What China’s National Sword Policy Looks Like in 2021

If you haven’t gone looking for news about international recycling, you may not realize the significance of a recent development out of China. The country’s “National Sword” policy—sometimes shortened to “China Sword”—isn’t new, but the restrictions it places on foreign waste imports became even stricter at the beginning of this year. American recyclers and consumers alike are already experiencing the effects.

China Sword in 2021

Container ship in transit. China sword policyTo refresh your memory, China introduced the National Sword policy in 2017 (which we’ve written
about additionally
here, here and here). The intention was to crack down on smuggling of illegal goods and to improve environmental conditions within China by adopting higher standards for what the country would import.

Before the policy was implemented, China would import huge quantities of waste from other countries, including the U.S. The country had fairly low standards for what it would accept, so recyclable waste would often be mixed with trash and contaminated items such as plastic containers with food debris. China’s processing facilities would then have to manage all that unusable waste. 

For other countries, China represented a convenient dumping ground for mixed waste. For China, accepting the world’s castoffs became too big a burden. Through the National Sword policy, China announced much stricter standards for imports. The policy specifically identified 24 categories of waste that China would no longer accept once the policy took effect in 2018. 

Though we’re several years past the introduction of the National Sword, China has continued to expand its restrictions. The country’s government hasn’t been forthcoming about what would happen down the road, so industry insiders have spent the last few years speculating about whether China would eventually ban all imports of waste from other countries. In late 2020, the Chinese Ministry of Ecology and Environment confirmed that a total ban on imported waste would go into effect in 2021. This means that—as of January 1, 2021—China no longer buys any solid waste imports from the United States or anywhere else. 

(It’s important to distinguish here between waste and scrap imports. While China will no longer buy other countries’ waste, its government has clarified that scrap metal is not considered waste. Certain kinds of metal will still be accepted at China’s ports, though we’re still expecting further guidance about the future of scrap metal imports in China.)

Paper Recycling Has Changed

One significant consequence of the new blanket waste ban involves fiber. Recycled paper is broken down into fibers, which can then be used to make new paper. Having access to recovered fiber is essential for many businesses that create recycled paper products, including many Chinese manufacturers. China is one of the top paper-producing countries in the world and historically relied on imported fiber to supplement its domestically-produced fiber. (One 2018 report said that 67 percent of the material China used to make paper products was recycled, with 41 percent of that fiber coming from imports.)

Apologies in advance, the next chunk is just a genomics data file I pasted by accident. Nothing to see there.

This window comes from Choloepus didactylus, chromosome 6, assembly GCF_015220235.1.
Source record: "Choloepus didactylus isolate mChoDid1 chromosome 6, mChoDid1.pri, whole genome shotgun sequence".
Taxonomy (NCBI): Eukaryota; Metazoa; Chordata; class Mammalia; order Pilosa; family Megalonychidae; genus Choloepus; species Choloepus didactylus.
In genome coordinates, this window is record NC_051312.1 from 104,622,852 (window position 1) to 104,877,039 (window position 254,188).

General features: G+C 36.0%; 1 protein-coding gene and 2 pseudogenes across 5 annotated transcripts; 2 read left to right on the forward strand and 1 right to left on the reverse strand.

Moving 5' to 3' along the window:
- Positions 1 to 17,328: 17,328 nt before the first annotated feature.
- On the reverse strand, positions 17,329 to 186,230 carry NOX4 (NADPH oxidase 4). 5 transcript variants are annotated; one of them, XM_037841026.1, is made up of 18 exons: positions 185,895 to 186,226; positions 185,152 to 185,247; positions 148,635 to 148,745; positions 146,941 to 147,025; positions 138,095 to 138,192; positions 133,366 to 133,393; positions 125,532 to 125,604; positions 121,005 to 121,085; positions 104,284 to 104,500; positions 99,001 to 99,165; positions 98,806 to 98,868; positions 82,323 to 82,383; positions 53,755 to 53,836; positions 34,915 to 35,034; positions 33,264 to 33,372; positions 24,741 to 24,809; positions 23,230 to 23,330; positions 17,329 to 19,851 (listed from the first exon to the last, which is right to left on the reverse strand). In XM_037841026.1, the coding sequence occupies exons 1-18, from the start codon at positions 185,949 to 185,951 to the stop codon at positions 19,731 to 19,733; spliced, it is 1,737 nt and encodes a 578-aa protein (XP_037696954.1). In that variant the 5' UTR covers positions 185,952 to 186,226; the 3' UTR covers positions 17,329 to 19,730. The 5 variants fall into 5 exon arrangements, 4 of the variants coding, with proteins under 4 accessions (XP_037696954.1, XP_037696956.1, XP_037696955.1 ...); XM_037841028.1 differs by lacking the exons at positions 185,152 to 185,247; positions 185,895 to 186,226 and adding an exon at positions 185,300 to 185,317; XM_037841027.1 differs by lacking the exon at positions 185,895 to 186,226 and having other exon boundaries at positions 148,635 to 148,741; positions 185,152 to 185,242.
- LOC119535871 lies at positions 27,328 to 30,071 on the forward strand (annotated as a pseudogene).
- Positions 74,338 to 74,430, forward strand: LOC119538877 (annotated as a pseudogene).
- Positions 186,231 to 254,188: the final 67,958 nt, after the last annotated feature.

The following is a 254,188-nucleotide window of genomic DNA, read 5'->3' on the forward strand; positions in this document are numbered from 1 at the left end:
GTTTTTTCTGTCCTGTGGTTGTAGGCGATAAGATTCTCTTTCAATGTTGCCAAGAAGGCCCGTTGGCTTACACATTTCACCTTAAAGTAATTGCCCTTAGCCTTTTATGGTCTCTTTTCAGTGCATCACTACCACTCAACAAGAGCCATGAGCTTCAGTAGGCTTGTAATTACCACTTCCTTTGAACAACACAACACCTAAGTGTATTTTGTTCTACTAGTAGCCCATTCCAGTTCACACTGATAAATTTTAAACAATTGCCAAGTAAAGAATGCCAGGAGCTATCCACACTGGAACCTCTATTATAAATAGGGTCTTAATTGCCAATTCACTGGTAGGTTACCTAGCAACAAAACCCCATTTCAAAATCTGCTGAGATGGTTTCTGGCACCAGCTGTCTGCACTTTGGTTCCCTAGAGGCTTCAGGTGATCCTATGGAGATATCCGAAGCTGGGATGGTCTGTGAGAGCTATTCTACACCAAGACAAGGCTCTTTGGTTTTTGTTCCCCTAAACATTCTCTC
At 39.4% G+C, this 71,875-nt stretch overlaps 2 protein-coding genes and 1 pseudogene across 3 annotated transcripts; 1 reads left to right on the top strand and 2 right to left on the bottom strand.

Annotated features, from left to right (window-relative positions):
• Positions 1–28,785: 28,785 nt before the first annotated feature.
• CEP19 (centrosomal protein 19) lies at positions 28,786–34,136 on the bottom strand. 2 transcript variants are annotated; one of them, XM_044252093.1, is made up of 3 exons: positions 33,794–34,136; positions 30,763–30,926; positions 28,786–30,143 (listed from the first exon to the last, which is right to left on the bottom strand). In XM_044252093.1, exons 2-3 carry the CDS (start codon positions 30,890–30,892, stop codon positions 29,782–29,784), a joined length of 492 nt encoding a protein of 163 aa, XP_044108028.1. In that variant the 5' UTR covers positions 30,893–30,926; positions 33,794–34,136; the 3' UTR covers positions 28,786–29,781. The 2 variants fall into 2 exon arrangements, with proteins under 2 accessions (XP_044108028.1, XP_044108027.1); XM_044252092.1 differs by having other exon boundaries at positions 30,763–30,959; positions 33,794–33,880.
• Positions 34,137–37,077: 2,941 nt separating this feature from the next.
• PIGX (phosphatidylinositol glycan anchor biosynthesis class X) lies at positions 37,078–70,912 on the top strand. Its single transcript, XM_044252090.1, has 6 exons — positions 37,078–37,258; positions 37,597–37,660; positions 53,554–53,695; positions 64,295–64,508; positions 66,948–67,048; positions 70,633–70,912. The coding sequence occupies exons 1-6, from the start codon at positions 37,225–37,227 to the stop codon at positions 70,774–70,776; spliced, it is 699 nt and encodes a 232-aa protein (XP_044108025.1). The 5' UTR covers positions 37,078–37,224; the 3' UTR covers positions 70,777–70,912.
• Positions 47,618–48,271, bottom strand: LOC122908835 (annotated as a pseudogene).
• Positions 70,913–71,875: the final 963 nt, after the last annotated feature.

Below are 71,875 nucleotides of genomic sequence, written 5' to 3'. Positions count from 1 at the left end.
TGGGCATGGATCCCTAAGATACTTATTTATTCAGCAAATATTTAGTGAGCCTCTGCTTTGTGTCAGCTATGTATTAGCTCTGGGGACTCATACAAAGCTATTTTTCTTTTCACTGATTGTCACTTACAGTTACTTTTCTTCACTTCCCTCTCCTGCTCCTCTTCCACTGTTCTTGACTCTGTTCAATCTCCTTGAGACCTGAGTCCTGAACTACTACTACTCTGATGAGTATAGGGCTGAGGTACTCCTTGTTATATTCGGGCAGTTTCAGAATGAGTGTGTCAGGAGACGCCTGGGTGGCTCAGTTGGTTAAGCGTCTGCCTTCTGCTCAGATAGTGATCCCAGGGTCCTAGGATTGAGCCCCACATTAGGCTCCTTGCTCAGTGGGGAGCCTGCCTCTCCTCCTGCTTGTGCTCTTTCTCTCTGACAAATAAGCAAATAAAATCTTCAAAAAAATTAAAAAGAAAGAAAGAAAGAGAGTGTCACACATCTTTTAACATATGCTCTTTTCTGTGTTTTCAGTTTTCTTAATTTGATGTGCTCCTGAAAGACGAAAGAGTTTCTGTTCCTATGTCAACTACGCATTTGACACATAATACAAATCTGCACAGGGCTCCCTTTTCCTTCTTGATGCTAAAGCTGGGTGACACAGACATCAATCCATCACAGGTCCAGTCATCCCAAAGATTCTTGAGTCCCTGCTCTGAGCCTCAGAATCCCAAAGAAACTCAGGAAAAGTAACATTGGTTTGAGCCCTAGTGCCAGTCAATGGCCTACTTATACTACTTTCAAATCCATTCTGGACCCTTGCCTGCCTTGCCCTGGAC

Fiber imports have been slowing down in the last few years because of restrictions imposed by the China Sword policy. The new blanket import ban means that within China there’s now more demand than ever for recycled fiber. Other Southeast Asian nations have stepped up to attempt to fill the gap that the National Sword created. Countries including India and Vietnam have started importing more mixed paper and cardboard since the National Sword began. Other Asian nations including Malaysia and Laos have also been building more facilities to turn recovered paper into fiber and pulp.

Interestingly, China doesn’t classify pulp as waste. Pulp is basically recycled fiber that has already been processed, stripped of ink and cleaned with water. Countries including the U.S. do currently have the ability to sell recycled pulp to China, though this process involves plenty of logistical challenges. 

Ultimately, the National Sword policy and its 2021 expansion means we’re seeing a big shift in how American companies export their paper waste. Some entities will certainly struggle this year to find a market for recovered fiber now that China won’t buy it, and consumers may see prices rise for paper products because recycled fiber is harder to come by. It will be interesting to see the long-term effects that China Sword has on paper recycling in the coming years. 

I know that developments around recycling may not be top of mind for you, but they are for me and for everyone here at Miller Recycling. We’ll keep you updated with everything your business needs to know about China Sword and cost-efficient recycling. If you have questions about dealing with mixed paper, or any other recycling concerns, contact me today.